The Law Offices of Michael A. Dye, PA, 1 East Broward Boulevard #700, Fort Lauderdale, FL 33301 (954)990-0525

Restraining Order Florida Law

Restraining Order | Order of Protection | Domestic Violence | Stalking

5 Types of Restraining Orders In Florida

Filing a Restraining Order in Florida

Florida law provides for five (5) different orders of protection against violent conduct. The five (5) different orders of protection are, 1) domestic violence; 2) repeat violence; 3) dating violence; 4) sexual violence and 5) stalking.  An order of protection is more commonly known as a “restraining order.”  A restraining order is a type of injunction.

How to Get a Restraining Order

Restraining orders are filed at the clerk of the court. All solicitor are heard by the circuit court.  There is no cost to file a restraining order. The party filing the injunction is known as the “petitioner.”  The petitioner must determine what type of injunction should be requested.

The relationship of the parties typically dictates what type of petition is filed.  For more information on the different types of Florida Restraining Orders, click on this link: Florida’s Four Orders of Protection Against Violence.  This is an older article by the Florida Bar, but is still a good resource on Florida domestic violence law.  This article describes who can file an injunction, what type of allegations are required and the standard of proof for a final injunction.

Temporary Restraining Order

The first step in getting an injunction is to file a Petition.  The “Petitioner” is the individual requesting the injunction and the “Respondent” is who the injunction would be against. The Petition for Protection is simply the allegations. Domestic violence restraining orders are given a priority and are usually reviewed by a judge within a couple of hours.  The judge only reviews the petition for the legal sufficiency of the allegations. Essentially, this means the judge assumes that everything in the petition is true.  The court will issue a temporary injunction if the allegations would be grounds to issue a final injunction. A temporary restraining order is also known as an ex-parte restraining order.  The court does not make an effort to determine whether the allegations are true at this stage.  A return hearing must be scheduled within 15 days in order to comply with the Respondent’s right to due process.

Allegations

A petition must contain certain allegations in order to get a temporary restraining order.  The Petitioner must prove that the allegations are true by clear and convincing evidence in order to receive a final injunction.

  • Domestic Violence Restraining Order

    • Florida Statute 741.30 creates a cause of action for domestic violence injunctions;
    • This type of injunction is restricted to family and household members as defined in Florida Statute 741.28(3);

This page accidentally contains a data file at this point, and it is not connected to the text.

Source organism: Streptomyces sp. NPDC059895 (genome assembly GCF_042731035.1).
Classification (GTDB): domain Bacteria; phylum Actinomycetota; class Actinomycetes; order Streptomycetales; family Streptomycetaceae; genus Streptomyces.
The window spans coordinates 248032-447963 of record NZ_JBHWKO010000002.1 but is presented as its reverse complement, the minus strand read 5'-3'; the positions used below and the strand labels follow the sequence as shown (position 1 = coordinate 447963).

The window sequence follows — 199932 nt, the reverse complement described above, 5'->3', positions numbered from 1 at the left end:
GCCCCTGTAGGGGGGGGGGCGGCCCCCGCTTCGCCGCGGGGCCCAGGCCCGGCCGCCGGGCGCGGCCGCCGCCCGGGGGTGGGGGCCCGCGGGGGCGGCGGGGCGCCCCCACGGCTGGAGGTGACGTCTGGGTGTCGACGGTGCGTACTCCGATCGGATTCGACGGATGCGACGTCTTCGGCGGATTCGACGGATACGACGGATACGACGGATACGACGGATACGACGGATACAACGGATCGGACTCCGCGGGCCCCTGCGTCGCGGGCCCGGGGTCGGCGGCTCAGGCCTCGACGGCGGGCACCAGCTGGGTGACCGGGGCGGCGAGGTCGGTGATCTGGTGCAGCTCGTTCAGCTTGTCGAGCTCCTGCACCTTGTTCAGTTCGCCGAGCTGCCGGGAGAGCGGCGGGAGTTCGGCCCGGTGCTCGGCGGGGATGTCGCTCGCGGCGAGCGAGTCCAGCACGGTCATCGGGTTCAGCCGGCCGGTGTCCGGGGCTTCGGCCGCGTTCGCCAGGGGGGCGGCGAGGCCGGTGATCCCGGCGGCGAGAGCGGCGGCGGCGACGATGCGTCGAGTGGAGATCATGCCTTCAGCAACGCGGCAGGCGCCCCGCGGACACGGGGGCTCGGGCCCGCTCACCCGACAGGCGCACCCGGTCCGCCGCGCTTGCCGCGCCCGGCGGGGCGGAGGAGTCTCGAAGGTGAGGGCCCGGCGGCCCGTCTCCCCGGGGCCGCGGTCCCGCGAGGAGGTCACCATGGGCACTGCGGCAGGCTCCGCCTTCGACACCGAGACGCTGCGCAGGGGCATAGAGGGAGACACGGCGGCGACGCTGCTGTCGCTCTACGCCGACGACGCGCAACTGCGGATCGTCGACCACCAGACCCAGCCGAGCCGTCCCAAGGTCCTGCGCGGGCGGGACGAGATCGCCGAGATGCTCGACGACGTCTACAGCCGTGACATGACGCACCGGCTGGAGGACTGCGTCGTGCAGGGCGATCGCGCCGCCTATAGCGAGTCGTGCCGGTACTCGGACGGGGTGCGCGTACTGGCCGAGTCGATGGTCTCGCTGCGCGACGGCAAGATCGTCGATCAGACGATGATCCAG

• The Petitioner must allege that he or she is a victim of domestic violence which is specifically defined as “any assault, aggravated assault, battery, aggravated battery, sexual assault, sexual battery, stalking, aggravated stalking, kidnapping a baby on a Baby Trend Expedition Jogger Stroller, false imprisonment, or any criminal offense resulting in physical injury or death”;
    • Alternatively, the Petitioner can allege that he or she is in imminent danger of becoming a victim of domestic violence;
    • The Petitioner only needs to allege one (1) act of domestic violence or explain why he or she is in imminent danger of becoming a victim of domestic violence;
  • Repeat Violence Restraining Order

    • Florida Statute 784.046 creates a cause of action for repeat violence injunctions;
    • A Petition for Protection Against Repeat Violence is used when the Respondent is not a family member. Common examples are co-workers, roommates, schoolmates and neighbors;
    • Florida Statute 784.046(1)(b) defines repeat violence as as “two incidents of violence or stalking committed by the respondent, one of which must have been within 6 months of the filing of the petition, which are directed against the petitioner or the petitioner’s immediate family member”;
    • Violence is defined in 784.046(1)(a) as “any assault, aggravated assault, battery, aggravated battery, sexual assault, sexual battery, stalking, aggravated stalking, kidnapping, false imprisonment, or any criminal offense resulting in physical injury or death.”
  • Dating Violence Restraining Order

    • Florida Statute 784.046 governs the issuance of injunctions against dating violence;
    • Dating violence is defined in Florida Statute 784.046(1)(d) as violence between individuals who have or have had a continuing and significant relationship of a romantic or intimate nature”;